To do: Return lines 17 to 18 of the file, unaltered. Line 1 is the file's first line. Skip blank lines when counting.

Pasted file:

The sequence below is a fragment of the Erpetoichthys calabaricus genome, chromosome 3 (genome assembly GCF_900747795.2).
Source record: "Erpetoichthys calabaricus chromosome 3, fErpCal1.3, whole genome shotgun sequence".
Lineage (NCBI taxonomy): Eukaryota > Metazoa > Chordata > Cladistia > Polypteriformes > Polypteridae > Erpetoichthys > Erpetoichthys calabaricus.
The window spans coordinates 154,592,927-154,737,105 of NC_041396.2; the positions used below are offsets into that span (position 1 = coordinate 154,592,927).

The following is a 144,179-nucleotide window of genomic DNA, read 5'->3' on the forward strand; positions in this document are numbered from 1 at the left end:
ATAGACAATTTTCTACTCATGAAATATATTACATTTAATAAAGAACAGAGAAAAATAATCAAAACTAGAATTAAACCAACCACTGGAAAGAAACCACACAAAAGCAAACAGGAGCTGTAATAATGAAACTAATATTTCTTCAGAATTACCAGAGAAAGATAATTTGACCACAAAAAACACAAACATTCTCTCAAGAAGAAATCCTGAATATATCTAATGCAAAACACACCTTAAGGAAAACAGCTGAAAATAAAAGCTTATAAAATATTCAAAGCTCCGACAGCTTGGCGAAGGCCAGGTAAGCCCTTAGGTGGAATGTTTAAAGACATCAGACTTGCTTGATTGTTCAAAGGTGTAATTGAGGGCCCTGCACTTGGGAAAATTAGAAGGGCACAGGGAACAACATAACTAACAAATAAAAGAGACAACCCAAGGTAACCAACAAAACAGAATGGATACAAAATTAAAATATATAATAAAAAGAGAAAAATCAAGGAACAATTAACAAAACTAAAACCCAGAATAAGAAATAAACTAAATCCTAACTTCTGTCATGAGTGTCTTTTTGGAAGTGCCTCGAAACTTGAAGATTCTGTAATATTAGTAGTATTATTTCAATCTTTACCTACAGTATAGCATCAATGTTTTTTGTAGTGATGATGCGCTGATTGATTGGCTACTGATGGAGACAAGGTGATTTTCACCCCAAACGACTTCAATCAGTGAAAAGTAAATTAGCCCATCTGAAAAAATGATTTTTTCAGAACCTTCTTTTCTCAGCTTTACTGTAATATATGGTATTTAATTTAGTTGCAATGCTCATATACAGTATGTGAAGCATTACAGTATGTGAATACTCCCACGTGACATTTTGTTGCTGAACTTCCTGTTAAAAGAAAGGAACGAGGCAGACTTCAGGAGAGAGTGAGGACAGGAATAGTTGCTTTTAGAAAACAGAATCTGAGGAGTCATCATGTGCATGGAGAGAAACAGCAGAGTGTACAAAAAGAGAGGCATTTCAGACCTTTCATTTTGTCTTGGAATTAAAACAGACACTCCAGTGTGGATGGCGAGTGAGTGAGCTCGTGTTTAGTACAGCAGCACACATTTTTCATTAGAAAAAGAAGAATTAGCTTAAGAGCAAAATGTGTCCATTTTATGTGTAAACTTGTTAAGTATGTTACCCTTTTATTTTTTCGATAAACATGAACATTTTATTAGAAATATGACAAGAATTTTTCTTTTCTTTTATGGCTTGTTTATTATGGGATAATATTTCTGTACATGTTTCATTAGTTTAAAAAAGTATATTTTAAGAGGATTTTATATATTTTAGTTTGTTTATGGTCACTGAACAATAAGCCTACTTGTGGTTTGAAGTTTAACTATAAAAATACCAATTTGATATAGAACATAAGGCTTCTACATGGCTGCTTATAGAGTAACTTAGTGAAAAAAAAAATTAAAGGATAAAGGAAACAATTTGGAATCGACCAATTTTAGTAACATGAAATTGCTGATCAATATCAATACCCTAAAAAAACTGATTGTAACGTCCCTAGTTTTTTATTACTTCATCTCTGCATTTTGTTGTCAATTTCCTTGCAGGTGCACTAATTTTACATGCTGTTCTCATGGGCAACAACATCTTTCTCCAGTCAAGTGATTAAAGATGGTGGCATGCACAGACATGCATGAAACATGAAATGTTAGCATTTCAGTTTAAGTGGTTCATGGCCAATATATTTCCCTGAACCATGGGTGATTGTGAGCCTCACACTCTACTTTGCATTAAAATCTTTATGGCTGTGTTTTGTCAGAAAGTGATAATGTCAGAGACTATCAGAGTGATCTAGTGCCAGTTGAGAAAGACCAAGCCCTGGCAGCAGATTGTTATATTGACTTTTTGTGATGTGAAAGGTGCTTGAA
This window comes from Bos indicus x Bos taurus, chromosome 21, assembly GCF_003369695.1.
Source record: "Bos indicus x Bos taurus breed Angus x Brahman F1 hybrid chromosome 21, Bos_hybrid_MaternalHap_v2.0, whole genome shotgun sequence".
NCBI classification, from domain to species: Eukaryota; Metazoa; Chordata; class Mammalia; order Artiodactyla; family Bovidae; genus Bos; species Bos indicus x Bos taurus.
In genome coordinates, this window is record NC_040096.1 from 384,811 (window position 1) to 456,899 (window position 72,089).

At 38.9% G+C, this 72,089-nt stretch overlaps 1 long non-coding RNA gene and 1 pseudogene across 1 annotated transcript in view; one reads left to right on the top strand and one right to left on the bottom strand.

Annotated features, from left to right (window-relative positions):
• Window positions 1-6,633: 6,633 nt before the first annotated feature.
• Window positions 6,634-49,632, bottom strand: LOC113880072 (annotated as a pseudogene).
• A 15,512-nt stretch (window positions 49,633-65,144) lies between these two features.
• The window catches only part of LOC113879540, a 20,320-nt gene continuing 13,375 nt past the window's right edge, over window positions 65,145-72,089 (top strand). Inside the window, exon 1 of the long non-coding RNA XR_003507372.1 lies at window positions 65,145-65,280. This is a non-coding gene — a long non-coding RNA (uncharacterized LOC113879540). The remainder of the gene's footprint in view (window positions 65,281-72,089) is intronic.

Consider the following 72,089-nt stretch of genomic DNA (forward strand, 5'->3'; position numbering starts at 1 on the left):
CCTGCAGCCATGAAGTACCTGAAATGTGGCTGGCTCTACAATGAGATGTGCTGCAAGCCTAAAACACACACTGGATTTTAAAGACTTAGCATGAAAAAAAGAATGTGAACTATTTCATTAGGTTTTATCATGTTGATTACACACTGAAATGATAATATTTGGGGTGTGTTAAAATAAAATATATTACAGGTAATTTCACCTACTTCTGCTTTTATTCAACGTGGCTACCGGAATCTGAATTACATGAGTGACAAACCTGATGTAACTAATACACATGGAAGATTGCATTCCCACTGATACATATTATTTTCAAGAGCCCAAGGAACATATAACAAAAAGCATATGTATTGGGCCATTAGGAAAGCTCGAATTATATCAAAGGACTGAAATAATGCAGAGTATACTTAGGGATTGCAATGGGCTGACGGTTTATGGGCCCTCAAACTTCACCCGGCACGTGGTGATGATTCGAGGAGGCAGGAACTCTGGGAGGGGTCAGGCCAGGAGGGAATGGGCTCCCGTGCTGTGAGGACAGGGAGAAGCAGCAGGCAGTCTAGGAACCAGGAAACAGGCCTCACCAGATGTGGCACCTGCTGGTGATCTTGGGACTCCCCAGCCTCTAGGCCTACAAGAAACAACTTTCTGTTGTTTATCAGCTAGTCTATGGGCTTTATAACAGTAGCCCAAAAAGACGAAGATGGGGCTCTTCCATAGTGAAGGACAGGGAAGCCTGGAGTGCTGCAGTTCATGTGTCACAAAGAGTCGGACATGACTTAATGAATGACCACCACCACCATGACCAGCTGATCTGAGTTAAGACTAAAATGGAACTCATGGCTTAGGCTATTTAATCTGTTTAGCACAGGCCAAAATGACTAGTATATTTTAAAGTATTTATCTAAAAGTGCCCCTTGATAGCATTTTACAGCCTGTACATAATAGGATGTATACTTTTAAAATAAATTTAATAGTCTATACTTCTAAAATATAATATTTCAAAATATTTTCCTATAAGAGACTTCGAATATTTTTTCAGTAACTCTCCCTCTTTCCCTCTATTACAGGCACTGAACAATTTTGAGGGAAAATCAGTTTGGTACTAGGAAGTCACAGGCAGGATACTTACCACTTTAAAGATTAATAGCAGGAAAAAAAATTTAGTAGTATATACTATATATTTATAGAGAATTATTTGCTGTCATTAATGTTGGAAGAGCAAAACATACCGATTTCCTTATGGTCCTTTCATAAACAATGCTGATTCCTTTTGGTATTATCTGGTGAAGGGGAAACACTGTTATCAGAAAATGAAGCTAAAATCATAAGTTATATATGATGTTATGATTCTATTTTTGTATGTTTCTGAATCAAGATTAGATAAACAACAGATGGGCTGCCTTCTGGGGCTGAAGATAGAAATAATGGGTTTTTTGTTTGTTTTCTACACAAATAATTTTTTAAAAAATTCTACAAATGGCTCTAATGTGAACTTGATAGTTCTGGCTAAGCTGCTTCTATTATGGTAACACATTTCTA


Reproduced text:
Consider the following 72,089-nt stretch of genomic DNA (forward strand, 5'->3'; position numbering starts at 1 on the left):
CCTGCAGCCATGAAGTACCTGAAATGTGGCTGGCTCTACAATGAGATGTGCTGCAAGCCTAAAACACACACTGGATTTTAAAGACTTAGCATGAAAAAAAGAATGTGAACTATTTCATTAGGTTTTATCATGTTGATTACACACTGAAATGATAATATTTGGGGTGTGTTAAAATAAAATATATTACAGGTAATTTCACCTACTTCTGCTTTTATTCAACGTGGCTACCGGAATCTGAATTACATGAGTGACAAACCTGATGTAACTAATACACATGGAAGATTGCATTCCCACTGATACATATTATTTTCAAGAGCCCAAGGAACATATAACAAAAAGCATATGTATTGGGCCATTAGGAAAGCTCGAATTATATCAAAGGACTGAAATAATGCAGAGTATACTTAGGGATTGCAATGGGCTGACGGTTTATGGGCCCTCAAACTTCACCCGGCACGTGGTGATGATTCGAGGAGGCAGGAACTCTGGGAGGGGTCAGGCCAGGAGGGAATGGGCTCCCGTGCTGTGAGGACAGGGAGAAGCAGCAGGCAGTCTAGGAACCAGGAAACAGGCCTCACCAGATGTGGCACCTGCTGGTGATCTTGGGACTCCCCAGCCTCTAGGCCTACAAGAAACAACTTTCTGTTGTTTATCAGCTAGTCTATGGGCTTTATAACAGTAGCCCAAAAAGACGAAGATGGGGCTCTTCCATAGTGAAGGACAGGGAAGCCTGGAGTGCTGCAGTTCATGTGTCACAAAGAGTCGGACATGACTTAATGAATGACCACCACCACCATGACCAGCTGATCTGAGTTAAGACTAAAATGGAACTCATGGCTTAGGCTATTTAATCTGTTTAGCACAGGCCAAAATGACTAGTATATTTTAAAGTATTTATCTAAAAGTGCCCCTTGATAGCATTTTACAGCCTGTACATAATAGGATGTATACTTTTAAAATAAATTTAATAGTCTATACTTCTAAAATATAATATTTCAAAATATTTTCCTATAAGAGACTTCGAATATTTTTTCAGTAACTCTCCCTCTTTCCCTCTATTACAGGCACTGAACAATTTTGAGGGAAAATCAGTTTGGTACTAGGAAGTCACAGGCAGGATACTTACCACTTTAAAGATTAATAGCAGGAAAAAAAATTTAGTAGTATATACTATATATTTATAGAGAATTATTTGCTGTCATTAATGTTGGAAGAGCAAAACATACCGATTTCCTTATGGTCCTTTCATAAACAATGCTGATTCCTTTTGGTATTATCTGGTGAAGGGGAAACACTGTTATCAGAAAATGAAGCTAAAATCATAAGTTATATATGATGTTATGATTCTATTTTTGTATGTTTCTGAATCAAGATTAGATAAACAACAGATGGGCTGCCTTCTGGGGCTGAAGATAGAAATAATGGGTTTTTTGTTTGTTTTCTACACAAATAATTTTTTAAAAAATTCTACAAATGGCTCTAATGTGAACTTGATAGTTCTGGCTAAGCTGCTTCTATTATGGTAACACATTTCTA